It has been suggested that some of the adverse, long-term cardiovascular outcomes of smoking are mediated by impaired autonomic nervous system (ANS) activity. Yet, this association is currently inconclusive. Heart rate variability (HRV) and the deep breathing test (DBT) represent common quantitative markers of ANS activity due to their simplicity and reliability. This large cross-sectional study was designed to assess the effect of active smoking on ANS function as manifested by HRV or DBT abnormalities. Electrocardiograms were recorded at rest for 5 min and during forced metronomic breathing. HRV and DBT were calculated according to accepted standards. Participants were divided into two groups based on current smoking status. The study included 242 healthy volunteers (196 nonsmokers and 46 smokers). There were no significant differences in age, sex, and BMI between groups. Cumulative smoking exposure burden (CSEB) for the study group was 5.3 ± 1.3 pack-years. Comparative analysis of HRV and DBT parameters according to smoking status revealed no significant differences between groups. Significant (p < 0.05), yet weak or moderate correlations (r < 0.7) were found between CSEB and abnormal change in HRV parameters consistent with sympathetic overactivity and decreased parasympathetic tone. In conclusion, smoking for a relatively short period in healthy adults does not seem to lead to significant impairment in ANS function. Yet, the consequences of smoking seem to be amplified when cumulative exposure burden increases.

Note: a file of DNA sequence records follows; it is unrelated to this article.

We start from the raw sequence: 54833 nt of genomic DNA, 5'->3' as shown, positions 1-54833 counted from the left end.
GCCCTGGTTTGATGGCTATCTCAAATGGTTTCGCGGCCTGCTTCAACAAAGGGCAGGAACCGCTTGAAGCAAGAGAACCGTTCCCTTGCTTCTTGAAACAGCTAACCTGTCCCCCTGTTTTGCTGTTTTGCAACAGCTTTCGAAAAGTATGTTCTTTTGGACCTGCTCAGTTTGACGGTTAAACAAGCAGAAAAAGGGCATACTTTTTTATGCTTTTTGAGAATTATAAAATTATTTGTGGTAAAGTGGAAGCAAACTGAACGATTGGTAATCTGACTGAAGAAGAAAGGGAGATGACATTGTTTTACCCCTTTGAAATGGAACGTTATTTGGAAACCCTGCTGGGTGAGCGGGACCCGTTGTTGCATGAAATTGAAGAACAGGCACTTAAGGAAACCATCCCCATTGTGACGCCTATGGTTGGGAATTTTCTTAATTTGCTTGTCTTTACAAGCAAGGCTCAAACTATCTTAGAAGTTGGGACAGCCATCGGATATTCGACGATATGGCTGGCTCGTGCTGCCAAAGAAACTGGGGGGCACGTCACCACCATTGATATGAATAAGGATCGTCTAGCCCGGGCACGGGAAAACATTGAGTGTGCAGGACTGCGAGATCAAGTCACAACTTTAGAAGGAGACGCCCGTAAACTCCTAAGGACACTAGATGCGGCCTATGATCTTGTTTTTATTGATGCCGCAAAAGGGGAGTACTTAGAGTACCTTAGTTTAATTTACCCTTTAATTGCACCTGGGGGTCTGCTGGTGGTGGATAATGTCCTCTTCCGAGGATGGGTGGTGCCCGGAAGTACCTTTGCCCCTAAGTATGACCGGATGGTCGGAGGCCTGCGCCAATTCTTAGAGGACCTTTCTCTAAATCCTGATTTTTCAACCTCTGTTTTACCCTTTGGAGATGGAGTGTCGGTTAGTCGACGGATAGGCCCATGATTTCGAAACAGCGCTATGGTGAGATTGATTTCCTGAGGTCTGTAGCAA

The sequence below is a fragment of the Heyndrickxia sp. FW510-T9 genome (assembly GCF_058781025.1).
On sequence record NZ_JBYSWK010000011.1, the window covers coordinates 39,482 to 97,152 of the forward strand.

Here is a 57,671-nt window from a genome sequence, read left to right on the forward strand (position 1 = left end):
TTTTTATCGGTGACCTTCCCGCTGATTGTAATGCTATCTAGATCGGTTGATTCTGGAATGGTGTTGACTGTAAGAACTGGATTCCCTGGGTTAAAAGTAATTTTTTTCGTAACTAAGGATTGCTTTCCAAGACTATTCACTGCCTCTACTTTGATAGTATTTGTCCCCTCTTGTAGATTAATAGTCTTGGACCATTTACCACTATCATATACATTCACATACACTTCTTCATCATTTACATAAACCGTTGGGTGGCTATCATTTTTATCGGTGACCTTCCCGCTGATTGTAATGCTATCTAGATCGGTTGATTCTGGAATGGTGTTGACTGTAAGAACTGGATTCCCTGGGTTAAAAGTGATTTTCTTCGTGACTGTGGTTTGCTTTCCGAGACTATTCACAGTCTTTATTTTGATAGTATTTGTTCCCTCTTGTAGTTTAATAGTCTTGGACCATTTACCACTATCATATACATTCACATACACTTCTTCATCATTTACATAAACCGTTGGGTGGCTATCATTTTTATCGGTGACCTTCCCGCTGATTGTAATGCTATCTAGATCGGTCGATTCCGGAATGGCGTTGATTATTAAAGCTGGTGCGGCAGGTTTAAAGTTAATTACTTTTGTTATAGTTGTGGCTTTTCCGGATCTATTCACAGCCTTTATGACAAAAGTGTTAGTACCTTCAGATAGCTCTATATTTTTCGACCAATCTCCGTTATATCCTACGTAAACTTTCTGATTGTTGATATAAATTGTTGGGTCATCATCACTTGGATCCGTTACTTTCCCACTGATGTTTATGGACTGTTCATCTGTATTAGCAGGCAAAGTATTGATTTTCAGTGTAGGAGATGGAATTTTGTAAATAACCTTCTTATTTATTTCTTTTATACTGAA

|Number of pages||9|
|Journal||International Journal of Environmental Research and Public Health|
|State||Published - 2 Nov 2020|
- Autonomic nervous system
- Cigarette smoking
- Deep breathing test
- Heart rate variability